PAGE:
Here's what he has to say: "Civilization lacks knowledge that would allow it to choose a path knowingly from the many possible ones, instead of drifting in random tides of discoveries. The discoveries that contributed to its construction are still partly accidental. ... So it is not a question of condemning of praising technology but rather of examining to what extent we can trust its development and to what extent we can influence its direction."

Not terribly reassuring. The sections on virtual reality ("phantomatics") and artificial life ("imitology") are lighter on the gloom and feel quite prescient.
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10 of 10 people found the following review helpful By Brian Carss on June 26, 2013
Format: Kindle Edition Verified Purchase
This was a solid read and not something that I anticipated when I first read earlier reviews in the New Scientist magazine.
It turned out to be a discourse on evolution from two different viewpoints, bio-evolution and techno-evolution. The first is well understood but one needs to have your attention drawn to the second, which is very different, in that it can be reversed with all the cultural consequences, while the former can not.
Be prepared to work at this book as the author introduces all sorts of new and newly created vocabulary, but don't be put off. It is well worth the time spent reading it.
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4 of 4 people found the following review helpful By Davidson on October 25, 2013
Format: Hardcover Verified Purchase
An historical oddity - very much "dated" in one sense, since this translation into English has come decades after its original publication, but on the other hand, it is a compelling reminder of Lem's power as a prophet. So he talked about "phantomatics"... which we now call "Virtual Reality". Lem isn't the easiest to read, but you can't discount him as a futurist.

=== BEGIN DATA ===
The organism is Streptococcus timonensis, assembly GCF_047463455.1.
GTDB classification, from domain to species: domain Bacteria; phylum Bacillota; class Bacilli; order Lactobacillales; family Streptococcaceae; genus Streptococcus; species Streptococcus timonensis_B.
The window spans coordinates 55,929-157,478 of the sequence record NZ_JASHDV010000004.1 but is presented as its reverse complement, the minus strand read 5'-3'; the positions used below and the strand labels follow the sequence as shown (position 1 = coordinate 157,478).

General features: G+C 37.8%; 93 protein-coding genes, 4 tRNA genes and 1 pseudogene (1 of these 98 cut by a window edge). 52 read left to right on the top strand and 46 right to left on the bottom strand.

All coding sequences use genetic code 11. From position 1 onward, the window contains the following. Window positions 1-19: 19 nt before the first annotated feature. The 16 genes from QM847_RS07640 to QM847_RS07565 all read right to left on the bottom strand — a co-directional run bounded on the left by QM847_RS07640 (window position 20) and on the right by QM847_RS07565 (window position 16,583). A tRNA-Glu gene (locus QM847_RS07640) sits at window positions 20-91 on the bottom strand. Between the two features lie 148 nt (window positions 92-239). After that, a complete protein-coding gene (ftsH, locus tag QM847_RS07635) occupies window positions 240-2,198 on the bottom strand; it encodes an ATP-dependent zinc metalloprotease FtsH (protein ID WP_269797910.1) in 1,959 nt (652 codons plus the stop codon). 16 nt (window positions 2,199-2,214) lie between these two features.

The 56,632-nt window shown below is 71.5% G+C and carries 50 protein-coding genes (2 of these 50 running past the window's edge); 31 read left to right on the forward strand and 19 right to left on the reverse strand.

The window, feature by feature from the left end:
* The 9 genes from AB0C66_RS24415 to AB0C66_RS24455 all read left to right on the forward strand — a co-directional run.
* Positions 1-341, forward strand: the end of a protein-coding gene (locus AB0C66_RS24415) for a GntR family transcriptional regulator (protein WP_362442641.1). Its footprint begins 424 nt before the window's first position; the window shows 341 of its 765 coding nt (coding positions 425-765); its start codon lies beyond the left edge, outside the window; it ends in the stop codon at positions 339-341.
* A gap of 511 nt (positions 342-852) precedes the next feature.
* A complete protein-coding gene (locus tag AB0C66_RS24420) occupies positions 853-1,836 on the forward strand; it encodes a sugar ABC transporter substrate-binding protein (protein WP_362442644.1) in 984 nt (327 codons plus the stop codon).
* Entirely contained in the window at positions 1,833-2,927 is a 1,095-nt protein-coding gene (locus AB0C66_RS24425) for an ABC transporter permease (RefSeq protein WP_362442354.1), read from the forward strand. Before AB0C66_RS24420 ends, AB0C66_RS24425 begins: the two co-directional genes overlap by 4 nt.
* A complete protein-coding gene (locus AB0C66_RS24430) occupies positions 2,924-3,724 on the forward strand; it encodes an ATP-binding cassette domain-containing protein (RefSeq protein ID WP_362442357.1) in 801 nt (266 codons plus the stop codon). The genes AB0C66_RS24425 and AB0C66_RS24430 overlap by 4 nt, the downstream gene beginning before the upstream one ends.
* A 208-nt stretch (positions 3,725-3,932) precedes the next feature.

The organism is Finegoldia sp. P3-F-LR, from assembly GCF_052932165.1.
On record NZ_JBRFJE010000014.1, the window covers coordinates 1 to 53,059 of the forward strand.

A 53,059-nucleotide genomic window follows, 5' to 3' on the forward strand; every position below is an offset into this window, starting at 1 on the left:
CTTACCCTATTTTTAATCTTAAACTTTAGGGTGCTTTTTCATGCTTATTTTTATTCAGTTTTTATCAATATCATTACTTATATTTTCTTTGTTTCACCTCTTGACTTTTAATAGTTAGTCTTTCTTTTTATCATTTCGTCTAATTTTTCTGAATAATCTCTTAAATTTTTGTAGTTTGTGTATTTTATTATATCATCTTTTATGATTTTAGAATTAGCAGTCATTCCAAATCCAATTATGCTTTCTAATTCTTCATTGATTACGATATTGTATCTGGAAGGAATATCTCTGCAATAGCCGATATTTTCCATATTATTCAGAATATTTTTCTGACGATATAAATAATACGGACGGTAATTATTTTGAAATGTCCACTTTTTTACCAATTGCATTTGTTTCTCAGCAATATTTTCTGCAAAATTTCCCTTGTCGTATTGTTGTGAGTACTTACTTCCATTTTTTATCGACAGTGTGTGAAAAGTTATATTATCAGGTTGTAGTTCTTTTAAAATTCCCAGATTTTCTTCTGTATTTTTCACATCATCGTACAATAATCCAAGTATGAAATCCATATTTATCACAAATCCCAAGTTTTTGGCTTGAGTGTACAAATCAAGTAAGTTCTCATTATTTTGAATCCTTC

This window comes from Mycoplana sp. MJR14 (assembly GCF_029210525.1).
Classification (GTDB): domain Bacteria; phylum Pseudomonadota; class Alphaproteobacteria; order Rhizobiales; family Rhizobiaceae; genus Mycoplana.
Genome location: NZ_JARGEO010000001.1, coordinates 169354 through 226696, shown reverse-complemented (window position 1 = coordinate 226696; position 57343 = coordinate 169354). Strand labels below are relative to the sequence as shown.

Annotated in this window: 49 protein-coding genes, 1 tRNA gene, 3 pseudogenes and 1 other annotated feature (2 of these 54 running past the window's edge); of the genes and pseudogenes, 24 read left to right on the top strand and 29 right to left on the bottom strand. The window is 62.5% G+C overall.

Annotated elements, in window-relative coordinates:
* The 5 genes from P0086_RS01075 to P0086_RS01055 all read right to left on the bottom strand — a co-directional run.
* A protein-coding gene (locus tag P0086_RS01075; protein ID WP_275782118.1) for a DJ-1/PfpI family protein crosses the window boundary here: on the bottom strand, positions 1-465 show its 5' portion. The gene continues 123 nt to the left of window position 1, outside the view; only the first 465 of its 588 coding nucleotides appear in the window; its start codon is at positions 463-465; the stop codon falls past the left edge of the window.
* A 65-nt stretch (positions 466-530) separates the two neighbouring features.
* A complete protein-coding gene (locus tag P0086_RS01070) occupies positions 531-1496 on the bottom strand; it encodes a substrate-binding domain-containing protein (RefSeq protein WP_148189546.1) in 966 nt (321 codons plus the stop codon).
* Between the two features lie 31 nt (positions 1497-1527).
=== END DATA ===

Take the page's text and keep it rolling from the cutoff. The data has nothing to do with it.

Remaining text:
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2 of 2 people found the following review helpful By Miguel Angel Guerrero Prado on August 17, 2014
Format: Paperback Verified Purchase
Being an avid reader of all of Lem's work, I bought this book as soon as I could.
Lem shows himself as intelligent and insightful as usual, but the book has disppointed me in two ways. First of all, the translation is not as good as expected. It seems that the translation goes laboriously word by word with no regard to the full meaning of paragraphs or even sentences.
Secondly, Lem is not at his best. The ideas flow as a river meandering with no destination; they are not fully developed, their implications are not explored nor extrapolated to the end. The imagination and creativity of Lem seem restricted or curbed in a vain attempt to appear as more "scientific" and less "ficticious".
You will find more science, more lines of provocative thinking, and deeper analysis of humans and their social and technological issues in almost all of Lem's fiction works
Being out of date is the less signficant flaw of this book,
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More About the Author

Stanislaw Lem is the most widely translated and best known science fiction author writing outside of the English language. Winner of the Kafka Prize, he is a contributor to many magazines, including the New Yorker, and he is the author of numerous works, including Solaris.